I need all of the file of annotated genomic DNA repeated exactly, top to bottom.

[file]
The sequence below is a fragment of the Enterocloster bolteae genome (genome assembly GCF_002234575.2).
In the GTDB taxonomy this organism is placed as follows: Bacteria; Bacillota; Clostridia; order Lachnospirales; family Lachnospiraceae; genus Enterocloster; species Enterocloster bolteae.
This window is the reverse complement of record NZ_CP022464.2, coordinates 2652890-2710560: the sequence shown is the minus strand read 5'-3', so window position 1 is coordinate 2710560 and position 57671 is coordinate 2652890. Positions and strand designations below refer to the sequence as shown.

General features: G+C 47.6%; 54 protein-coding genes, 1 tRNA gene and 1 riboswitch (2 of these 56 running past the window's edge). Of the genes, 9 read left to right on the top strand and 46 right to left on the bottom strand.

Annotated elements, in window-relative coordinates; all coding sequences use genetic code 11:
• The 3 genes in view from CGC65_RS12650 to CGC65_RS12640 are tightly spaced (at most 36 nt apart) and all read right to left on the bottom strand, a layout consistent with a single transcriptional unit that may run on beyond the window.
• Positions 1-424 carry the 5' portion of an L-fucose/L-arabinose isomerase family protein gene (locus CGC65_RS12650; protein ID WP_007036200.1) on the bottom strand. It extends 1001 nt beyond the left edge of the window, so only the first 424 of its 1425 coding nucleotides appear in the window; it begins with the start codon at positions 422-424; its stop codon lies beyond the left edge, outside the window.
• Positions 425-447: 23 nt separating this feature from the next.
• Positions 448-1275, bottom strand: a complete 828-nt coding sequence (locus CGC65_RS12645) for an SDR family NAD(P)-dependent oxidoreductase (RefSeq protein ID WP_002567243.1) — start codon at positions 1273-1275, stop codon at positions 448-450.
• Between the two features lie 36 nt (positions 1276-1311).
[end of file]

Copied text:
The sequence below is a fragment of the Enterocloster bolteae genome (genome assembly GCF_002234575.2).
In the GTDB taxonomy this organism is placed as follows: Bacteria; Bacillota; Clostridia; order Lachnospirales; family Lachnospiraceae; genus Enterocloster; species Enterocloster bolteae.
This window is the reverse complement of record NZ_CP022464.2, coordinates 2652890-2710560: the sequence shown is the minus strand read 5'-3', so window position 1 is coordinate 2710560 and position 57671 is coordinate 2652890. Positions and strand designations below refer to the sequence as shown.

General features: G+C 47.6%; 54 protein-coding genes, 1 tRNA gene and 1 riboswitch (2 of these 56 running past the window's edge). Of the genes, 9 read left to right on the top strand and 46 right to left on the bottom strand.

Annotated elements, in window-relative coordinates; all coding sequences use genetic code 11:
• The 3 genes in view from CGC65_RS12650 to CGC65_RS12640 are tightly spaced (at most 36 nt apart) and all read right to left on the bottom strand, a layout consistent with a single transcriptional unit that may run on beyond the window.
• Positions 1-424 carry the 5' portion of an L-fucose/L-arabinose isomerase family protein gene (locus CGC65_RS12650; protein ID WP_007036200.1) on the bottom strand. It extends 1001 nt beyond the left edge of the window, so only the first 424 of its 1425 coding nucleotides appear in the window; it begins with the start codon at positions 422-424; its stop codon lies beyond the left edge, outside the window.
• Positions 425-447: 23 nt separating this feature from the next.
• Positions 448-1275, bottom strand: a complete 828-nt coding sequence (locus CGC65_RS12645) for an SDR family NAD(P)-dependent oxidoreductase (RefSeq protein ID WP_002567243.1) — start codon at positions 1273-1275, stop codon at positions 448-450.
• Between the two features lie 36 nt (positions 1276-1311).